US 7429692 B2
Rice sucrose synthase 3 regulatory regions suitable for directing expression of a heterologous nucleic acid are described, as well as nucleic acid constructs that include these regulatory regions. Also disclosed are transgenic plants that contain such constructs and methods of producing such transgenic plants.
1. An isolated nucleic acid comprising a regulatory region comprising the nucleotide sequence set forth in SEQ ID NO:1, wherein said regulatory region directs transcription, in a plant ovule within 24 hours post-fertilization, of an operably linked heterologous polynucleotide.
2. The nucleic acid of
3. An isolated nucleic acid comprising a regulatory region comprising the nucleotide sequence set forth in SEQ ID NO:1, wherein said regulatory region directs transcription in an unfertilized plant ovule of an operably linked heterologous polynucleotide.
4. The nucleic acid of
5. A nucleic acid construct comprising the nucleic acid of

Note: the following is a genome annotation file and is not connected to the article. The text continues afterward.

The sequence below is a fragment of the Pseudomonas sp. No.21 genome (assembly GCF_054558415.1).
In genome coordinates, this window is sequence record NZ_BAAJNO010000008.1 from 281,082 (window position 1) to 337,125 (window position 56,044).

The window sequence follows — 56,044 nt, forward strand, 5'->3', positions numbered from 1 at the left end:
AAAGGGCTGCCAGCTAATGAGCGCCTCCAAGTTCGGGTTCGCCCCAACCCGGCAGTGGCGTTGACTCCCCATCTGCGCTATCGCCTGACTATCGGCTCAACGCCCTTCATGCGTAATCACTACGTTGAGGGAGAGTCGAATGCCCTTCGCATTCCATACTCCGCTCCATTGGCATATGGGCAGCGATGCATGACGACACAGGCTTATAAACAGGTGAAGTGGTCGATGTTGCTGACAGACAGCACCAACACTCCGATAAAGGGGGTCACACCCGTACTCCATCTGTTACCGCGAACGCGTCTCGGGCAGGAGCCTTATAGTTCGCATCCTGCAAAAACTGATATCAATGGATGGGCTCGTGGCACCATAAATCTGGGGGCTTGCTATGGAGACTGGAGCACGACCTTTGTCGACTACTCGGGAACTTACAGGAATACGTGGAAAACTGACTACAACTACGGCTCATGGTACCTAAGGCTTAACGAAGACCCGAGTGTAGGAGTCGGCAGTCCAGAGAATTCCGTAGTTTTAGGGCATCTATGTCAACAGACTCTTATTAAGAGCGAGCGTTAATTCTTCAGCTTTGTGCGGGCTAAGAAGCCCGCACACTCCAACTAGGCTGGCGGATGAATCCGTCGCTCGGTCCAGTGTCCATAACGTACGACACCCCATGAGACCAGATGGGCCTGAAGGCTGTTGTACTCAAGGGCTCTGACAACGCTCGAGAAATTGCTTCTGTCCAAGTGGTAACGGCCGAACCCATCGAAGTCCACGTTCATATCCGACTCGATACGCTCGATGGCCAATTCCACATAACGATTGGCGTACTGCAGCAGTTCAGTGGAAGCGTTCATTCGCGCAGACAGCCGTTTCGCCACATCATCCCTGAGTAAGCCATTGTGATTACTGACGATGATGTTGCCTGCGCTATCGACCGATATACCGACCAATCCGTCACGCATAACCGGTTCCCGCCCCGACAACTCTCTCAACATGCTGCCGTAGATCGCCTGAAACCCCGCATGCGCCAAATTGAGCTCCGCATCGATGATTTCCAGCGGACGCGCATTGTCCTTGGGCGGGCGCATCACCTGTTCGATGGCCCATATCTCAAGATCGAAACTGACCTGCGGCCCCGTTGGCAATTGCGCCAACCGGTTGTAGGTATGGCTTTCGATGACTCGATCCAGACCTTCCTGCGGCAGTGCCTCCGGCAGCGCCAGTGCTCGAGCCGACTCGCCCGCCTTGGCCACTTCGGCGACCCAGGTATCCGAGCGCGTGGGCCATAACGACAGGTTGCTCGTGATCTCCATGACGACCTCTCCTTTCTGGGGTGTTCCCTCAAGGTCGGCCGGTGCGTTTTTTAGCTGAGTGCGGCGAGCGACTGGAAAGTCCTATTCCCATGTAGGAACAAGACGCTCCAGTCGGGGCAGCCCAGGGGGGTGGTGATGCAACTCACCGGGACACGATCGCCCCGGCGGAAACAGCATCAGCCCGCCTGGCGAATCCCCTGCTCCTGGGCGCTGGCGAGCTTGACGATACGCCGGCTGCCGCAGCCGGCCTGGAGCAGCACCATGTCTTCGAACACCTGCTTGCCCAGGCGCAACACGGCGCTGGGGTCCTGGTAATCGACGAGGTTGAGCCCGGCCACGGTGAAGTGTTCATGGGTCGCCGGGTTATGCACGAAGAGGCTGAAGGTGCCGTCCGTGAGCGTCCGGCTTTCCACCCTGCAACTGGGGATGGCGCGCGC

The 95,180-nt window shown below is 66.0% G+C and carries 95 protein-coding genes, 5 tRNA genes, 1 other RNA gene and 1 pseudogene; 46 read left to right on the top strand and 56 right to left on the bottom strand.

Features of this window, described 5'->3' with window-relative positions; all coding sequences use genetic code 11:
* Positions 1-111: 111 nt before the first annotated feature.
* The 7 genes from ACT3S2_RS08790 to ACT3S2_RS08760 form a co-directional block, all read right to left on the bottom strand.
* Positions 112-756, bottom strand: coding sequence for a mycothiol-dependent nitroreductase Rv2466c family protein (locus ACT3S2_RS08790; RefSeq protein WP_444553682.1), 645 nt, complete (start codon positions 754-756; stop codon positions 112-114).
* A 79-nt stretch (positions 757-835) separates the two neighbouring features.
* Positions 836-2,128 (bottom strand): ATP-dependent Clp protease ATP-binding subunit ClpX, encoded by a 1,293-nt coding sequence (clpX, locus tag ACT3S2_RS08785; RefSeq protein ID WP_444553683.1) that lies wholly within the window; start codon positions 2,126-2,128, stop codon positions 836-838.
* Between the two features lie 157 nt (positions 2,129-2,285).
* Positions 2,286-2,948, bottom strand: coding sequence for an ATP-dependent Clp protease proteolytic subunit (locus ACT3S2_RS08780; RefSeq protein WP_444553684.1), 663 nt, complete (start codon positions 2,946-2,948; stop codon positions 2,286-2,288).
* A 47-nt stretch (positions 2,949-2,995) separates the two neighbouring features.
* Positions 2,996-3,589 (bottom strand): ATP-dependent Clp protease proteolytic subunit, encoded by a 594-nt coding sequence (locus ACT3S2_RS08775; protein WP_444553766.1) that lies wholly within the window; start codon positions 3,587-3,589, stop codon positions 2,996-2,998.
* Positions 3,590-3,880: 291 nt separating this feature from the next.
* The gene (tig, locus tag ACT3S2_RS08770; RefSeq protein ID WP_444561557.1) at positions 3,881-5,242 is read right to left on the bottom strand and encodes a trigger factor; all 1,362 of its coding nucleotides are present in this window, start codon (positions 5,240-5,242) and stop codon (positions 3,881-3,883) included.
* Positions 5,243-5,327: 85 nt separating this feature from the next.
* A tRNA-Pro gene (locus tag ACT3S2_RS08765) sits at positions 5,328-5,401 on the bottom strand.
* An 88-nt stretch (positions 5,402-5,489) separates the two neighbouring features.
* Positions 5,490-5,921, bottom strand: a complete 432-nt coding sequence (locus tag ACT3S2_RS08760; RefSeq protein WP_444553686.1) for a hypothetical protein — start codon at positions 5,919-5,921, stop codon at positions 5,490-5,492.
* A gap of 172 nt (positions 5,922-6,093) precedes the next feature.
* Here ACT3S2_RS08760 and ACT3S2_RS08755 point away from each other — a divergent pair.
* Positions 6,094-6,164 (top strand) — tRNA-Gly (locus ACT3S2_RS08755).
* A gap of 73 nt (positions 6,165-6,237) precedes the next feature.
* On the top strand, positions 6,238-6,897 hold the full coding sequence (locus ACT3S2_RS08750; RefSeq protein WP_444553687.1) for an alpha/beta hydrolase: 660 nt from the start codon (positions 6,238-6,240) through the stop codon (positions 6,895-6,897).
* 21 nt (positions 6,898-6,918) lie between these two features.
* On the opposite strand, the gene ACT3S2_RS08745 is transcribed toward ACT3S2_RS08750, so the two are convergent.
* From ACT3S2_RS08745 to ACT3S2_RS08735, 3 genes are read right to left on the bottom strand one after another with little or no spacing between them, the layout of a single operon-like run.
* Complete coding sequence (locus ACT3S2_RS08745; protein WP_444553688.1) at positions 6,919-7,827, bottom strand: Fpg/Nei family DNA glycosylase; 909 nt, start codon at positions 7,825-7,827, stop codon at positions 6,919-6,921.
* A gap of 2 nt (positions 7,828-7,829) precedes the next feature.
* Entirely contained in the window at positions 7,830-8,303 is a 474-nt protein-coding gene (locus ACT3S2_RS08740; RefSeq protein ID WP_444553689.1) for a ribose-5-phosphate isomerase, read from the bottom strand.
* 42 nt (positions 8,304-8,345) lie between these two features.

6. The nucleic acid construct of
7. The nucleic acid construct of
8. The nucleic acid construct of
9. The nucleic acid construct of
10. The nucleic acid construct of
11. A transgenic plant or plant cell wherein said plant or plant cell comprises the nucleic acid of
12. The transgenic plant or plant cell of
13. The transgenic plant or plant cell of
14. The transgenic plant or plant cell of
15. A method of producing a transgenic plant, said method comprising (a) introducing into a plant cell an isolated polynucleotide comprising the nucleic acid of
16. The method of
17. The method of
18. The method of
This application is a continuation-in-part of, and claims the benefit of and priority under 35 U.S.C. § 120 to U.S. patent application Ser. No. 10/966,482, filed Oct. 14, 2004, which is incorporated by reference in its entirety herein.
This document provides compositions and methods involved in regulating gene expression in eukaryotic organisms (e.g., plants).
An essential element for genetic engineering of plants is the ability to express genes using various regulatory regions. The expression pattern of a transgene, conferred by a regulatory region is critical for the timing, location, and conditions under which a transgene is expressed, as well as the intensity with which the transgene is expressed in a transgenic plant. There is continuing need for suitable regulatory regions that can facilitate transcription of sequences that are operably linked to the regulatory region